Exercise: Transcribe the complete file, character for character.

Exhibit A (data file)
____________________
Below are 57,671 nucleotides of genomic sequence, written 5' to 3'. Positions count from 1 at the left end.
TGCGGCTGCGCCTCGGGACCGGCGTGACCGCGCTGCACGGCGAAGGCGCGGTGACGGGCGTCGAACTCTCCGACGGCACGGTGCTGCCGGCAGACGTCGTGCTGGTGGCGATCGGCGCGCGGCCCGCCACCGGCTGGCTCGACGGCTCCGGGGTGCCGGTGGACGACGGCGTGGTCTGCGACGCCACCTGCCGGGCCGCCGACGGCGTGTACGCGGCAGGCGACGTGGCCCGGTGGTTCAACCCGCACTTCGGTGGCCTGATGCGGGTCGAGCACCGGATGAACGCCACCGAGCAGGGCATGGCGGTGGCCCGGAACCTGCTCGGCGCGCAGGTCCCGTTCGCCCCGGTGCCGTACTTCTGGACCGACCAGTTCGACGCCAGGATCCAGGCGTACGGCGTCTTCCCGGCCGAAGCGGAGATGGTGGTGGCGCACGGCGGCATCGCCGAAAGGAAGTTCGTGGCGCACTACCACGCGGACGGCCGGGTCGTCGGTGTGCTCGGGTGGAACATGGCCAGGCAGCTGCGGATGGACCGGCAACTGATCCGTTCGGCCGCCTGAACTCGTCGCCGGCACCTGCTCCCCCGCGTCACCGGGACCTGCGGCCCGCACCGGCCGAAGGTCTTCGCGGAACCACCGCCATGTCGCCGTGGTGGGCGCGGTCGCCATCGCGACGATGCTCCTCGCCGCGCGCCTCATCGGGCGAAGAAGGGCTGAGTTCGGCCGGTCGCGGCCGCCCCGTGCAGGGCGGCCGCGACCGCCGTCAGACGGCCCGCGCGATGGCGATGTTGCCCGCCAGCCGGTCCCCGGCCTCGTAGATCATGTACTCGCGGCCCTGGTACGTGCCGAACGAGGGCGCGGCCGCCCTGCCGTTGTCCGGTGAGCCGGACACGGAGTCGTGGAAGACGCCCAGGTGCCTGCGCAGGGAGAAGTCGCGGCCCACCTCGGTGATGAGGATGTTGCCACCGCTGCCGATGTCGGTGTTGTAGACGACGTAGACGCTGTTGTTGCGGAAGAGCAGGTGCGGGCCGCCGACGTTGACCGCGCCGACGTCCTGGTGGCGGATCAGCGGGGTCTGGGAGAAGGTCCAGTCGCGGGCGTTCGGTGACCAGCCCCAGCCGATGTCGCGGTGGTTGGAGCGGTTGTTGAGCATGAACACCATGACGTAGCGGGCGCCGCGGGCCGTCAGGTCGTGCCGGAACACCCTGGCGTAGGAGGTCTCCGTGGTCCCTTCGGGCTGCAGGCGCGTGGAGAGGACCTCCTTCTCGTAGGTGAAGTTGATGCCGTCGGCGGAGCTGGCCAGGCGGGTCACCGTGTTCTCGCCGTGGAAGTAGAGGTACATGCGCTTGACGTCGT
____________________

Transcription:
Below are 57,671 nucleotides of genomic sequence, written 5' to 3'. Positions count from 1 at the left end.
TGCGGCTGCGCCTCGGGACCGGCGTGACCGCGCTGCACGGCGAAGGCGCGGTGACGGGCGTCGAACTCTCCGACGGCACGGTGCTGCCGGCAGACGTCGTGCTGGTGGCGATCGGCGCGCGGCCCGCCACCGGCTGGCTCGACGGCTCCGGGGTGCCGGTGGACGACGGCGTGGTCTGCGACGCCACCTGCCGGGCCGCCGACGGCGTGTACGCGGCAGGCGACGTGGCCCGGTGGTTCAACCCGCACTTCGGTGGCCTGATGCGGGTCGAGCACCGGATGAACGCCACCGAGCAGGGCATGGCGGTGGCCCGGAACCTGCTCGGCGCGCAGGTCCCGTTCGCCCCGGTGCCGTACTTCTGGACCGACCAGTTCGACGCCAGGATCCAGGCGTACGGCGTCTTCCCGGCCGAAGCGGAGATGGTGGTGGCGCACGGCGGCATCGCCGAAAGGAAGTTCGTGGCGCACTACCACGCGGACGGCCGGGTCGTCGGTGTGCTCGGGTGGAACATGGCCAGGCAGCTGCGGATGGACCGGCAACTGATCCGTTCGGCCGCCTGAACTCGTCGCCGGCACCTGCTCCCCCGCGTCACCGGGACCTGCGGCCCGCACCGGCCGAAGGTCTTCGCGGAACCACCGCCATGTCGCCGTGGTGGGCGCGGTCGCCATCGCGACGATGCTCCTCGCCGCGCGCCTCATCGGGCGAAGAAGGGCTGAGTTCGGCCGGTCGCGGCCGCCCCGTGCAGGGCGGCCGCGACCGCCGTCAGACGGCCCGCGCGATGGCGATGTTGCCCGCCAGCCGGTCCCCGGCCTCGTAGATCATGTACTCGCGGCCCTGGTACGTGCCGAACGAGGGCGCGGCCGCCCTGCCGTTGTCCGGTGAGCCGGACACGGAGTCGTGGAAGACGCCCAGGTGCCTGCGCAGGGAGAAGTCGCGGCCCACCTCGGTGATGAGGATGTTGCCACCGCTGCCGATGTCGGTGTTGTAGACGACGTAGACGCTGTTGTTGCGGAAGAGCAGGTGCGGGCCGCCGACGTTGACCGCGCCGACGTCCTGGTGGCGGATCAGCGGGGTCTGGGAGAAGGTCCAGTCGCGGGCGTTCGGTGACCAGCCCCAGCCGATGTCGCGGTGGTTGGAGCGGTTGTTGAGCATGAACACCATGACGTAGCGGGCGCCGCGGGCCGTCAGGTCGTGCCGGAACACCCTGGCGTAGGAGGTCTCCGTGGTCCCTTCGGGCTGCAGGCGCGTGGAGAGGACCTCCTTCTCGTAGGTGAAGTTGATGCCGTCGGCGGAGCTGGCCAGGCGGGTCACCGTGTTCTCGCCGTGGAAGTAGAGGTACATGCGCTTGACGTCGT